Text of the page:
July is one of the hottest months, which means you’re going to need plenty of drinks. Instead of countless bottles of water and plastic cups, opt for reusable containers. Prepare pitchers with water or other beverages. Mason jars make sturdy, reusable glasses. Plus, they scream summer. Cozies can help guests keep their drink cold. You might even gift guests with an insulated water bottle to use at the party and then take home with them later. That’s a party favor that also favors Mother Nature.
9. Reconsider your fireworks show
We know the idea of not having fireworks is a hard pass for many people. If that’s you, choose perchlorate-free fireworks that are biodegradable and made from environmentally friendly materials. But if you’re neutral on the flashy show, just skip them. You’ll be doing your part to improve air quality, not to mention avoiding scaring pets and local wildlife.
10. Apply environmentally friendly sunscreen
Sunblock is important for protecting your own health, but some contain chemicals that are harmful to the environment. Look for sunblock without oxybenzone and octinoxate, which can harm water life.
11. Repel insects naturally
When mosquitoes start biting, it’s tempting to douse yourself in repellant. Many insect repellants can be hazardous to the environment and your own health. Choose all-natural varieties or turn on the fan. Consumer Reports found that an oscillating pedestal fan was more effective than even citronella candles for keeping mosquitoes at bay.
12. Rely on natural lighting, even after dark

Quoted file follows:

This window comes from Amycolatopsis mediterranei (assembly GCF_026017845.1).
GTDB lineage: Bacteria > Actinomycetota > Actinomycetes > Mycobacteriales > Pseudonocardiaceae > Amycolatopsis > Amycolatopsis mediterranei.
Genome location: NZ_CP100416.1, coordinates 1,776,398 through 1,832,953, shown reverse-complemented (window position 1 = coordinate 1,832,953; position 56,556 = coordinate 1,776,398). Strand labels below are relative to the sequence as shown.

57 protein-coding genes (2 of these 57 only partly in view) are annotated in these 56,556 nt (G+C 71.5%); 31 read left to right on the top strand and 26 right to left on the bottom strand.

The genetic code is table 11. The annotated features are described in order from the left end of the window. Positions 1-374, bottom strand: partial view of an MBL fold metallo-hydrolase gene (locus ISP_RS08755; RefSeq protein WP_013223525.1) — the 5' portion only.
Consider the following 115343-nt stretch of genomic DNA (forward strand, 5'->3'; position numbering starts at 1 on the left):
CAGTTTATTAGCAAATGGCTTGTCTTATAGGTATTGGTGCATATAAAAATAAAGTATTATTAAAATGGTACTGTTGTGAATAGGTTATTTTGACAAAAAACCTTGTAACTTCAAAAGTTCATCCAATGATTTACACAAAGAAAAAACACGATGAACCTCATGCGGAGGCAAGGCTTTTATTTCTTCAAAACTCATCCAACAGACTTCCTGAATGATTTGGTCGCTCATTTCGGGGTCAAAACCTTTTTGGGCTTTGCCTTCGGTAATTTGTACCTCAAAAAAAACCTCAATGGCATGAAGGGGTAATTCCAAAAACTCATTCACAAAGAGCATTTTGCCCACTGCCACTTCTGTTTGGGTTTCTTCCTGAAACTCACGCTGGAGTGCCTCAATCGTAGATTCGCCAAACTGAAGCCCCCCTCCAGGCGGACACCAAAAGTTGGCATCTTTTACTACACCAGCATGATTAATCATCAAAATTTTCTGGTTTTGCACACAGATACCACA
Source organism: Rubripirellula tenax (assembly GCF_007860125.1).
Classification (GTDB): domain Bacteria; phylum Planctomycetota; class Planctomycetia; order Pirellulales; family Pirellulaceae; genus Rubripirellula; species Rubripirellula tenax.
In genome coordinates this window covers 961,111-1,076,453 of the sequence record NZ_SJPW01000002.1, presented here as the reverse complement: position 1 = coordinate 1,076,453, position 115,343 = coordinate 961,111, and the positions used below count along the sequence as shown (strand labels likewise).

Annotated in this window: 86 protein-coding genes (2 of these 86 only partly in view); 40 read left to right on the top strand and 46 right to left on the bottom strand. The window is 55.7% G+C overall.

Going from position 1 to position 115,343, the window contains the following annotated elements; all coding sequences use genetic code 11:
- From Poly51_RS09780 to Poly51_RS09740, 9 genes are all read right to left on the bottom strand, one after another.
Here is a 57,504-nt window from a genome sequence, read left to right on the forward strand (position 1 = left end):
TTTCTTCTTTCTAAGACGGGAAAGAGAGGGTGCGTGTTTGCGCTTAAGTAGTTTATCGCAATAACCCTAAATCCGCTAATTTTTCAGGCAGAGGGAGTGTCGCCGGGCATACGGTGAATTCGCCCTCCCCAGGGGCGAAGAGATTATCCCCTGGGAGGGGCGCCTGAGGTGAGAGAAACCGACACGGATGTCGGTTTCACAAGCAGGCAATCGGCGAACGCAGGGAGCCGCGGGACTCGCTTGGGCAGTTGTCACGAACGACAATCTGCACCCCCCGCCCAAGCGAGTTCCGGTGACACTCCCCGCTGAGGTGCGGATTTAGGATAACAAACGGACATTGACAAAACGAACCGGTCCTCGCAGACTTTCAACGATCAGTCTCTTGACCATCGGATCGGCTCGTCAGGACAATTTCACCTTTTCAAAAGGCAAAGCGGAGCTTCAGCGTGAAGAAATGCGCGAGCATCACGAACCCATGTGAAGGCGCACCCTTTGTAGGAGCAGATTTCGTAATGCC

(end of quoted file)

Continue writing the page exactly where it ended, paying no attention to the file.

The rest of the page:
Fourth of July parties often go late into the night. Keep the yard lit with solar-powered lights and lanterns instead of plugging into the grid or lighting candles that could potentially release toxic chemicals into the air.
13. Recycle decorations
There’s no rule that says Fourth of July décor has to be only for the Fourth of July. Dig out the Christmas lights and use them to make the deck feel more festive for an evening party. Decorations that you used for Memorial Day can be repurposed now. Even that generic blue tablecloth can look seasonal with red dinnerware or a vase of red, white and blue flowers.
This is a great opportunity to do a holiday craft with the kids, too. Let them decorate flower pots, Mason jars or lanterns, tablecloths or anything else you already own. With some red, white and blue paint, maybe some star cutouts and whatever else their creative minds can dream of, you’ll have perfect and unique décor in no time.
14. Compost food scraps
Hopefully you cut back on the food you bought so you don’t have a lot of leftovers, but if you do, compost as much as possible and let it feed your garden in a few weeks. Don’t forget about the food scraps from when you cooked, too. Vegetable peelings, shells from your deviled eggs and some coffee filters can all go in your compost bin. Did you make macaroni salad? Use your spent pasta water to give your plants a drink.
15. Pick up your trash
At the end of the festivities, whether you celebrated at home or a park, pick up your trash. You don’t want to harm wildlife or have debris getting caught in the waterways.